child (Japanese honorifics)

Like a number of other East Asian languages, Japanese uses a complex system of honorifics, i.e. a system where a number of different levels of politeness are expressed in language via words, word forms or grammatical constructs. These can range from addressing someone or referring to someone with contempt (very informal) to expressing the highest level of reference (as used in addressing or referring to God) or any number of levels in-between.

One way to do this is through the usage of appropriate suffix title referred to as keishō (敬称) as shown here in the widely-used Japanese Shinkaiyaku (新改訳) Bible of 2017 by either using -san or –sama with the latter being the more formal title.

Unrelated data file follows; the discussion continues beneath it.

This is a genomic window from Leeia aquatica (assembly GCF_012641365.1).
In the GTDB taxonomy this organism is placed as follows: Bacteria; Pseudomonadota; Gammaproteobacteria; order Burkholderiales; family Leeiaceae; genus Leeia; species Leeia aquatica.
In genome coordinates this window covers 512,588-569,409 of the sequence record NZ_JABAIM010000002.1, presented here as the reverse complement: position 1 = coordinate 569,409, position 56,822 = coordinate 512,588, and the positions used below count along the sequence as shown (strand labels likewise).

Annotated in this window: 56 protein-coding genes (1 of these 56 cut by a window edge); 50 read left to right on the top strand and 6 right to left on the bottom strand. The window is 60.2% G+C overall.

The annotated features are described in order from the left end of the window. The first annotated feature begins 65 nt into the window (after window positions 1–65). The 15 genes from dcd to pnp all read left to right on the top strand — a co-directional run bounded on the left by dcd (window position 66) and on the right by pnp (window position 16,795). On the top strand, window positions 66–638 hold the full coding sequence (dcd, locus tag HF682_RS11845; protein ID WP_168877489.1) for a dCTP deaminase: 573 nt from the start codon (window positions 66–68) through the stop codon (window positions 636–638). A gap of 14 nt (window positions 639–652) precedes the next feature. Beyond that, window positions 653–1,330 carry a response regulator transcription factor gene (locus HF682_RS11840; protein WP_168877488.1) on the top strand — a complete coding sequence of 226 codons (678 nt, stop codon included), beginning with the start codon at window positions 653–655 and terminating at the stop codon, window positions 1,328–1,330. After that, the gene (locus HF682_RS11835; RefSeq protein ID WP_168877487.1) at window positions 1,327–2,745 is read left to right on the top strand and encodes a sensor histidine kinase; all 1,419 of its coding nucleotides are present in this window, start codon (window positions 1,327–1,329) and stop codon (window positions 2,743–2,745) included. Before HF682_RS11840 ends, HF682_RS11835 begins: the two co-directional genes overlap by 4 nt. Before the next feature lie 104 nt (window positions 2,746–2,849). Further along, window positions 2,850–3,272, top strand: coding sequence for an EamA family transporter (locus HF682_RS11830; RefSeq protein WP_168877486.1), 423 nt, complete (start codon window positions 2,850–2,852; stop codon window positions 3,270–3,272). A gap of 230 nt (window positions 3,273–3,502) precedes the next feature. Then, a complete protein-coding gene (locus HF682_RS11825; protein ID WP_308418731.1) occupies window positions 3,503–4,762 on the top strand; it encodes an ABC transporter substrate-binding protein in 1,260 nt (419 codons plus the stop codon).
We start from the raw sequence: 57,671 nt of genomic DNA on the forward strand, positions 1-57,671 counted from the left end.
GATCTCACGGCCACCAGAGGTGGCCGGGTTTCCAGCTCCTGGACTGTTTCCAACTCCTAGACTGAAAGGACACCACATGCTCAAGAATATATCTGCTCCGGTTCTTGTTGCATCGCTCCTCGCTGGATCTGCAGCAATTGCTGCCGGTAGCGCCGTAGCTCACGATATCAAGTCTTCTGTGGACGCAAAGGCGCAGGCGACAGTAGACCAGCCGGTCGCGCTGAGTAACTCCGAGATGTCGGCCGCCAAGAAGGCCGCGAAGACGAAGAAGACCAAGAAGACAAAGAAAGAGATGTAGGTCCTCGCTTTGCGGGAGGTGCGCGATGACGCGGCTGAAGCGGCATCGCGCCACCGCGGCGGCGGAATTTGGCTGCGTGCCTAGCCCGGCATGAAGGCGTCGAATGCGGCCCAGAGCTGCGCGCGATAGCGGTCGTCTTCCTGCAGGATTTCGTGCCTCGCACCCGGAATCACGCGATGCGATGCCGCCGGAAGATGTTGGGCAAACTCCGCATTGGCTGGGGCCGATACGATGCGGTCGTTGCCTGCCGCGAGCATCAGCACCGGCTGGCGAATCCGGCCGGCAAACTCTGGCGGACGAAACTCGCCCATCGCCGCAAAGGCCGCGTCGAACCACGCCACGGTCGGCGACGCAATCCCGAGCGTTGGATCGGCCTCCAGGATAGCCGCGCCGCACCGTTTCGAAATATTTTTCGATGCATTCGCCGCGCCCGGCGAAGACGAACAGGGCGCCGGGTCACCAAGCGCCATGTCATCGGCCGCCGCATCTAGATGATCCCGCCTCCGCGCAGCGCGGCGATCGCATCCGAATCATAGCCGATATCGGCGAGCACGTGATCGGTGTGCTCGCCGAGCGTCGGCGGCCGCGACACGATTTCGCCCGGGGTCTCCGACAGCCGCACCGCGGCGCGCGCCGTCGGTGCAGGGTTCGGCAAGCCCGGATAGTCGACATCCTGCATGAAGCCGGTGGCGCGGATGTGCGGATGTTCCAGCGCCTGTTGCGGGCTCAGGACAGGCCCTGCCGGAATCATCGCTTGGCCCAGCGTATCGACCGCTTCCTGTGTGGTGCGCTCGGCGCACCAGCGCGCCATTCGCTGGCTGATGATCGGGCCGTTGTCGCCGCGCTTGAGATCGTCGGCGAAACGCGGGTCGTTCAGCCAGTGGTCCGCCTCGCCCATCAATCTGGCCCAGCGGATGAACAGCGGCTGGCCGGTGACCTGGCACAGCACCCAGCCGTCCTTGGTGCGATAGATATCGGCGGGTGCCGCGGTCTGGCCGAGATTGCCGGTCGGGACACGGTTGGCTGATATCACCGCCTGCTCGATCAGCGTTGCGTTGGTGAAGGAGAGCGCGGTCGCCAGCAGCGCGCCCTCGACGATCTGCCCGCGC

In these verses, the Hebrew that is translated as “child” or “son” in English is translated in the Shinkaiyaku Bible as o-ko-san (お子さん), combining the word for “child” (ko) and the suffix title –san.

(Source: S. E. Doi, see also S. E. Doi in Journal of Translation, 18/2022, p. 37ff. )

See also daughter (Japanese honorifics), child / children (Japanese honorifics), and son (Japanese honorifics).